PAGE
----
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Obama and Wisconsin

The irony is that, whether Scott Walker wins or loses in Wisconsin, Obama and the national Democratic party will have lost. If Walker wins, Obama will get some of the blame and if he loses, he won’t get an ounce of credit. As the NY Times put it:

Mr. Obama has purposefully tried to keep his distance from the recall fight, which has unfolded with all the intensity and acrimony of a presidential campaign within the borders of Wisconsin…The White House has showed tepid support for the recall. Democratic advisers thought the effort would take time and money away from the presidential campaign and poison the pool of independent voters who were a key part of Mr. Obama’s success here four years ago…

The president, who campaigned for Mr. Barrett two years ago, has been conspicuously absent this time. His aides argued that he had a full plate and did not have time to come. But Republicans were quick to point out that Mr. Obama was only a helicopter ride on Marine One away from the state on Friday when he visited Minneapolis, and again on Saturday after spending the morning in his old neighborhood in Chicago.

“He couldn’t drive 15 miles and show his face here?” said Reince Priebus, chairman of the Republican National Committee, who spent the weekend in his native Wisconsin to stir the pot and campaign for Mr. Walker. “There are going to be a lot of Democrats in Wisconsin who are going to be pretty disappointed with their president who did not come in and help out.”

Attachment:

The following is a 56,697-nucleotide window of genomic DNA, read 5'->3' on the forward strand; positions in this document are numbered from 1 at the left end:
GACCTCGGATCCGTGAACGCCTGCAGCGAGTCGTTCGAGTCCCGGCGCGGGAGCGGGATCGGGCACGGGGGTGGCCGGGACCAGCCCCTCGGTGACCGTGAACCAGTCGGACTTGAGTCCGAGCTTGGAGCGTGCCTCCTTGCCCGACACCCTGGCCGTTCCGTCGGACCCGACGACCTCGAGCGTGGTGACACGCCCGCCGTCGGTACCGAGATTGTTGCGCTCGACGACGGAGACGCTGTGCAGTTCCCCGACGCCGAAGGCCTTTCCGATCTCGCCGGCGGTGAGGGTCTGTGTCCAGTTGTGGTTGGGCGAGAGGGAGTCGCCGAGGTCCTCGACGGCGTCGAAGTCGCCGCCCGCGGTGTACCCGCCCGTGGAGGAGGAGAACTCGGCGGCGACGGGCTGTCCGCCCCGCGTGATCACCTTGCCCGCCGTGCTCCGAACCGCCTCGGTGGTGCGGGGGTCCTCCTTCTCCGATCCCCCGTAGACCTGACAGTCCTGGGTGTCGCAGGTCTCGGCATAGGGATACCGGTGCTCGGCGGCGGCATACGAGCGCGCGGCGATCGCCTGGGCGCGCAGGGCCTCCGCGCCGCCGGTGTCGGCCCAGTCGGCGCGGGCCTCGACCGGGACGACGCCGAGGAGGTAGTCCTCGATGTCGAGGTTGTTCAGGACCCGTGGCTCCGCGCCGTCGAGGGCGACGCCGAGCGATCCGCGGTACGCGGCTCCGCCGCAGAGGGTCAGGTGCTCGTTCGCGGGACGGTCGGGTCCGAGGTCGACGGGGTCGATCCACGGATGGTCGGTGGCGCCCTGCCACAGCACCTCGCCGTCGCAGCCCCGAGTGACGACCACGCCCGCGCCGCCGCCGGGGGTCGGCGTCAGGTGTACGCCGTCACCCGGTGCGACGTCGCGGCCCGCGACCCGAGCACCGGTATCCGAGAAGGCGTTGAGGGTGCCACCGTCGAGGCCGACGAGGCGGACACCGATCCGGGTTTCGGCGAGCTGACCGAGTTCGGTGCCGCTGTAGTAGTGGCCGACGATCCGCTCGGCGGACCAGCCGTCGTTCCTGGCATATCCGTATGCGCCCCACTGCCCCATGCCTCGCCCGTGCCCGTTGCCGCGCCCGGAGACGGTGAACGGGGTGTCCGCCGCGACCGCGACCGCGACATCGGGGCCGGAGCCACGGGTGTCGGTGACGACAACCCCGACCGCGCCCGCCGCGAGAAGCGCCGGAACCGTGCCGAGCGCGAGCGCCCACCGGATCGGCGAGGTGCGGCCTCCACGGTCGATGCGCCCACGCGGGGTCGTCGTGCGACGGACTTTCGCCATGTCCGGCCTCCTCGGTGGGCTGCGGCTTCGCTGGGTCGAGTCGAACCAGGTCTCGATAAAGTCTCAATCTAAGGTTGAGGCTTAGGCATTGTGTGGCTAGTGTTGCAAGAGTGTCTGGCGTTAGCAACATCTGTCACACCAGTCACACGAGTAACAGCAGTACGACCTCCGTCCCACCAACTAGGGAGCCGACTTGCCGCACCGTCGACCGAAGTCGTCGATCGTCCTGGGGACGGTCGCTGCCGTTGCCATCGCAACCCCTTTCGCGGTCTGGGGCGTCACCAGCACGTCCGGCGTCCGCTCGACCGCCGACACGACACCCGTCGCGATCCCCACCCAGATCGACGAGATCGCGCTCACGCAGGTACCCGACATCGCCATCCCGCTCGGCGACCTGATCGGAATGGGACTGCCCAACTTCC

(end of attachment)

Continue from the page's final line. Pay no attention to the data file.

One of these is Matthew Rothschild, editor of the Progressive Magazine:

It was bad enough that Obama or Joe Biden never showed up during the historic protests in February and March of last year. But it is unforgivable that they’ve failed to show up during the last weeks of this crucial recall campaign. It’s not that they were too busy.

[Obama] acts like he doesn’t know where Wisconsin even is, or why it matters.

It matters because this is about a basic human right: the right to collectively bargain.

It matters because Walker has systematically attacked the progressive agenda down the line: from public education and the environment to the social safety net and women’s rights.

It matters because Walker used “ruthless” means to attain his goals, as Russ Feingold pointed out.

It matters because Walker is bought and paid for by the most reactionary wing of the oligarchy.

Back in 2007 on the campaign trail, Obama said:

“If American workers are being denied their right to organize and collectively bargain when I’m in the White House, I’ll put on a comfortable pair of shoes myself, I’ll walk on that picket line with you as President of the United States of America. Because workers deserve to know that somebody is standing in their corner.”

That somebody is not Barack Obama today.

Neither Obama nor his national party seems to realize that they are in their tight race because the Democrats have not been able to come up with a program to counter that of the Republican right. This is not a race between Obama and Romney. It’s a race between a party that is trying to kill 80 years of American progress and one that can’t figure out what to do about it.

The Wisconsin Democrats and labor unions, more than any effort other than the Occupy movement, have shown how to fight this battle. They’re doing it on the toughest battlefield anywhere in the U.S. and will be role models and heroes regardless of what happens tomorrow.

Obama has reacted with cowardice and by turning his back on some of best troops.

If he loses in November, remember Wisconsin. It’s where the story could have turned out differently.

Sam Smith edits the Progressive Review. He is the author of The Great American Repair Manual.

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Sam Smith edits the Progressive Review.

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